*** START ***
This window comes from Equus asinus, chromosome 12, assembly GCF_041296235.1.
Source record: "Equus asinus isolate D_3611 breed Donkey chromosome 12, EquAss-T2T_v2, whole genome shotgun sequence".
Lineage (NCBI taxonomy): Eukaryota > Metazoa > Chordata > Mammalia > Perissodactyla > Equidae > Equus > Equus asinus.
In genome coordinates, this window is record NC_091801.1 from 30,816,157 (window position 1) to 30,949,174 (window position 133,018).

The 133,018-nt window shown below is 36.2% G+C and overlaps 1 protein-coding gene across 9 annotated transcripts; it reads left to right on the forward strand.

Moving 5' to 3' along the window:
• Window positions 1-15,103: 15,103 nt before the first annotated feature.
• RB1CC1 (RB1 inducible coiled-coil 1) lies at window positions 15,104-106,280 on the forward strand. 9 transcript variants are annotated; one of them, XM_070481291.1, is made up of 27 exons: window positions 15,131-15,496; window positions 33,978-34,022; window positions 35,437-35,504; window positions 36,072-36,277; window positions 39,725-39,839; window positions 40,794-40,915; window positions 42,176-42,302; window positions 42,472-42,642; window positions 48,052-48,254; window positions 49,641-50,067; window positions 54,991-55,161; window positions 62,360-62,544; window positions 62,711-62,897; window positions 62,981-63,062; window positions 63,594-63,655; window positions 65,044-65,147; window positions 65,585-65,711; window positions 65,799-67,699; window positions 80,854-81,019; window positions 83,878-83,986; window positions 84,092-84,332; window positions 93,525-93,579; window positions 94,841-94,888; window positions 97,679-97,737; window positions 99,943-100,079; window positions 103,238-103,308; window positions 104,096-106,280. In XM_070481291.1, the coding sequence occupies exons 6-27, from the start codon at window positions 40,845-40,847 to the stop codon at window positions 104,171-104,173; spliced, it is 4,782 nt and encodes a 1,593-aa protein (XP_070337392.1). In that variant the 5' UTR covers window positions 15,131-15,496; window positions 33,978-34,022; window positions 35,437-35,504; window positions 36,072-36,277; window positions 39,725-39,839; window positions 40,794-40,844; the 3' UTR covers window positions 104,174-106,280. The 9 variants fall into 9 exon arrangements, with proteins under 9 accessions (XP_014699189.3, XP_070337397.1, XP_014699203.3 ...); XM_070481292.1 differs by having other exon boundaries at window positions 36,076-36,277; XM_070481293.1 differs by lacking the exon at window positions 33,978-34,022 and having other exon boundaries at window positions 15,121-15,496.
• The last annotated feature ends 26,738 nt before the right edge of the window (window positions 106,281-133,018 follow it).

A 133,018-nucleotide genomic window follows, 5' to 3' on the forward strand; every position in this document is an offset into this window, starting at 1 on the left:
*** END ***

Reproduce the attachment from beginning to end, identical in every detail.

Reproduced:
This window comes from Equus asinus, chromosome 12, assembly GCF_041296235.1.
Source record: "Equus asinus isolate D_3611 breed Donkey chromosome 12, EquAss-T2T_v2, whole genome shotgun sequence".
Lineage (NCBI taxonomy): Eukaryota > Metazoa > Chordata > Mammalia > Perissodactyla > Equidae > Equus > Equus asinus.
In genome coordinates, this window is record NC_091801.1 from 30,816,157 (window position 1) to 30,949,174 (window position 133,018).

The 133,018-nt window shown below is 36.2% G+C and overlaps 1 protein-coding gene across 9 annotated transcripts; it reads left to right on the forward strand.

Moving 5' to 3' along the window:
• Window positions 1-15,103: 15,103 nt before the first annotated feature.
• RB1CC1 (RB1 inducible coiled-coil 1) lies at window positions 15,104-106,280 on the forward strand. 9 transcript variants are annotated; one of them, XM_070481291.1, is made up of 27 exons: window positions 15,131-15,496; window positions 33,978-34,022; window positions 35,437-35,504; window positions 36,072-36,277; window positions 39,725-39,839; window positions 40,794-40,915; window positions 42,176-42,302; window positions 42,472-42,642; window positions 48,052-48,254; window positions 49,641-50,067; window positions 54,991-55,161; window positions 62,360-62,544; window positions 62,711-62,897; window positions 62,981-63,062; window positions 63,594-63,655; window positions 65,044-65,147; window positions 65,585-65,711; window positions 65,799-67,699; window positions 80,854-81,019; window positions 83,878-83,986; window positions 84,092-84,332; window positions 93,525-93,579; window positions 94,841-94,888; window positions 97,679-97,737; window positions 99,943-100,079; window positions 103,238-103,308; window positions 104,096-106,280. In XM_070481291.1, the coding sequence occupies exons 6-27, from the start codon at window positions 40,845-40,847 to the stop codon at window positions 104,171-104,173; spliced, it is 4,782 nt and encodes a 1,593-aa protein (XP_070337392.1). In that variant the 5' UTR covers window positions 15,131-15,496; window positions 33,978-34,022; window positions 35,437-35,504; window positions 36,072-36,277; window positions 39,725-39,839; window positions 40,794-40,844; the 3' UTR covers window positions 104,174-106,280. The 9 variants fall into 9 exon arrangements, with proteins under 9 accessions (XP_014699189.3, XP_070337397.1, XP_014699203.3 ...); XM_070481292.1 differs by having other exon boundaries at window positions 36,076-36,277; XM_070481293.1 differs by lacking the exon at window positions 33,978-34,022 and having other exon boundaries at window positions 15,121-15,496.
• The last annotated feature ends 26,738 nt before the right edge of the window (window positions 106,281-133,018 follow it).

A 133,018-nucleotide genomic window follows, 5' to 3' on the forward strand; every position in this document is an offset into this window, starting at 1 on the left: